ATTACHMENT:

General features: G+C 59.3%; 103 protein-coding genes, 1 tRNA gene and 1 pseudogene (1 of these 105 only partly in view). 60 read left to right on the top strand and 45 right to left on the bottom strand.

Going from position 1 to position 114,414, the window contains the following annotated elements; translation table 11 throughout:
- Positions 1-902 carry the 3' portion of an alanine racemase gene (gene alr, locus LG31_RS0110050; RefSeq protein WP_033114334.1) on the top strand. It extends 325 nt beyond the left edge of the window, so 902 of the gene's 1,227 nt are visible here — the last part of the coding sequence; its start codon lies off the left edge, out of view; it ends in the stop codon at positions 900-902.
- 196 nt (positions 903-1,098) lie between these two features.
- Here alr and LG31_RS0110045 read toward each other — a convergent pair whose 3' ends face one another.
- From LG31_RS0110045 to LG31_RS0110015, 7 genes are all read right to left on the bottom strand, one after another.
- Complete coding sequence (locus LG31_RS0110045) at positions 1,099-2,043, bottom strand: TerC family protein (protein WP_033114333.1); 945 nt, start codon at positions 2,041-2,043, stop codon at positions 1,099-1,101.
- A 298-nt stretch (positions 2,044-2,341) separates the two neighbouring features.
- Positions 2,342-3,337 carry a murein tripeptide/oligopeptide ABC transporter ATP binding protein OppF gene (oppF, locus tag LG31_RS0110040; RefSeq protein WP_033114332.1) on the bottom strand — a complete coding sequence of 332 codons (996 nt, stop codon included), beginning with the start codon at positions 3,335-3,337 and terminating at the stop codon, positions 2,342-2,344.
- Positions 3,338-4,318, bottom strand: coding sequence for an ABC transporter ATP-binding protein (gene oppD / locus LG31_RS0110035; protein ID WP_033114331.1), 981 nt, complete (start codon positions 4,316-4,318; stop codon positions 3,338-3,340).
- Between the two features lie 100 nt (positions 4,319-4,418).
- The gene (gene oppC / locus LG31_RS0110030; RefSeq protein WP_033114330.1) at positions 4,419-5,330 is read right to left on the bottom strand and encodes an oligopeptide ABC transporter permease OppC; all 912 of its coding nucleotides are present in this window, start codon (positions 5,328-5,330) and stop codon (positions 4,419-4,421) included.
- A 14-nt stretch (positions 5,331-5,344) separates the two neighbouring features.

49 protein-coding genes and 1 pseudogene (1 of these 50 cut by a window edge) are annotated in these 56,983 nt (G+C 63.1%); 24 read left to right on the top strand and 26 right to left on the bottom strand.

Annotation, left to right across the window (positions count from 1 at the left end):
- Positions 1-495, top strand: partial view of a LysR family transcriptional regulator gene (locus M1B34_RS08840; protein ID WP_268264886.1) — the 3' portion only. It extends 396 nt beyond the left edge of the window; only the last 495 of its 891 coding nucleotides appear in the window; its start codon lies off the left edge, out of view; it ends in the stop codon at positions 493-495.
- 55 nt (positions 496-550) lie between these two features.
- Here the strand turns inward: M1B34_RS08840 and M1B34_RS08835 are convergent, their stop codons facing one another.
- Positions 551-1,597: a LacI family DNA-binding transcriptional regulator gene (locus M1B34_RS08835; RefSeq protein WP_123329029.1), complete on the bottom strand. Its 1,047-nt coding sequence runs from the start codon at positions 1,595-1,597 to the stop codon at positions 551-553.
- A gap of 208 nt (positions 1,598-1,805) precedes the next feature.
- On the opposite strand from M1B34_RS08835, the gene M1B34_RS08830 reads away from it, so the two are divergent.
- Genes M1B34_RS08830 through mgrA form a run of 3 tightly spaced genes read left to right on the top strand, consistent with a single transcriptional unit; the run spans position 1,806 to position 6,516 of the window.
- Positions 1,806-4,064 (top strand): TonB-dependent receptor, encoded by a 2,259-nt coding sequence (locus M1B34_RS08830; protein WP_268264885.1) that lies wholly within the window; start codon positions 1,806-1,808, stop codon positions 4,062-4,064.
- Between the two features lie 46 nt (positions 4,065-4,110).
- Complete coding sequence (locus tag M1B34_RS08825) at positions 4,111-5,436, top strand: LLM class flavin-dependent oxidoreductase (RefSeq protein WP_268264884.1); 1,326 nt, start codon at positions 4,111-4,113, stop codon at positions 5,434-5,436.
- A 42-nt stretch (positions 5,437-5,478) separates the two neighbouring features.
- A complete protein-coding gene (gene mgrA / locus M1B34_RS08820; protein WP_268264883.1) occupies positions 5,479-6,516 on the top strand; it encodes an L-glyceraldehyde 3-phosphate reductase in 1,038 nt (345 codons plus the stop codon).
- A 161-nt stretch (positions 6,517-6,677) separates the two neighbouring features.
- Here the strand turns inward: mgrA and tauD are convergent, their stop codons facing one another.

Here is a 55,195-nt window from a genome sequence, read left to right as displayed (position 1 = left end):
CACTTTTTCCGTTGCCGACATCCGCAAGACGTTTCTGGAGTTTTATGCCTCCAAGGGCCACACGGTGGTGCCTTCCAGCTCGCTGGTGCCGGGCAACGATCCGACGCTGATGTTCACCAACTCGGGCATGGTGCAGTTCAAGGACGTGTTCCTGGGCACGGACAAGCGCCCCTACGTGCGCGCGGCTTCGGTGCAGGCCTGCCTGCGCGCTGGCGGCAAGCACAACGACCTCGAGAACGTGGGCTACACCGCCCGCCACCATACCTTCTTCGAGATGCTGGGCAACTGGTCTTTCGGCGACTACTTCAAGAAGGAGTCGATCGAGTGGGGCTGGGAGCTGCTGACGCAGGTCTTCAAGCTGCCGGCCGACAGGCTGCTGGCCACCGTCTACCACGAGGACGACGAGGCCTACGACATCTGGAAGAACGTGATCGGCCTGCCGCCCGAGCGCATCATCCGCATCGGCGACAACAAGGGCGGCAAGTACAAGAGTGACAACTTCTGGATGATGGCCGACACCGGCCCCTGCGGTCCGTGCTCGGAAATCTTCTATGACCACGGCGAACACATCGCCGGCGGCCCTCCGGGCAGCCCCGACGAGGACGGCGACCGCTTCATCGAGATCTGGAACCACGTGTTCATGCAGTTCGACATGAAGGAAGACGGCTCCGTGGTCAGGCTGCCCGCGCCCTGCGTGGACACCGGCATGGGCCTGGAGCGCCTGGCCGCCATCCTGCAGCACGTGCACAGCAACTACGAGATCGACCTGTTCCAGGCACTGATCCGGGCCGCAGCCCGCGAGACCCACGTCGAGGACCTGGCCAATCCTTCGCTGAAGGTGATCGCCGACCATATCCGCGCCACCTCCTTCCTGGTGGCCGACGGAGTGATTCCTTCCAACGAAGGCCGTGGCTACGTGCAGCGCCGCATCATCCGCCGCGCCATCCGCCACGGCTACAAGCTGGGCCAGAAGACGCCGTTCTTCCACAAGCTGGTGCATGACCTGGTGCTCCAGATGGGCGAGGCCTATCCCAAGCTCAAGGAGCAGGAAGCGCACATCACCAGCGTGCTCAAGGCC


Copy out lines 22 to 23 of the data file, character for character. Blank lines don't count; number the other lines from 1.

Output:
- Genes M1B34_RS08830 through mgrA form a run of 3 tightly spaced genes read left to right on the top strand, consistent with a single transcriptional unit; the run spans position 1,806 to position 6,516 of the window.
- Positions 1,806-4,064 (top strand): TonB-dependent receptor, encoded by a 2,259-nt coding sequence (locus M1B34_RS08830; protein WP_268264885.1) that lies wholly within the window; start codon positions 1,806-1,808, stop codon positions 4,062-4,064.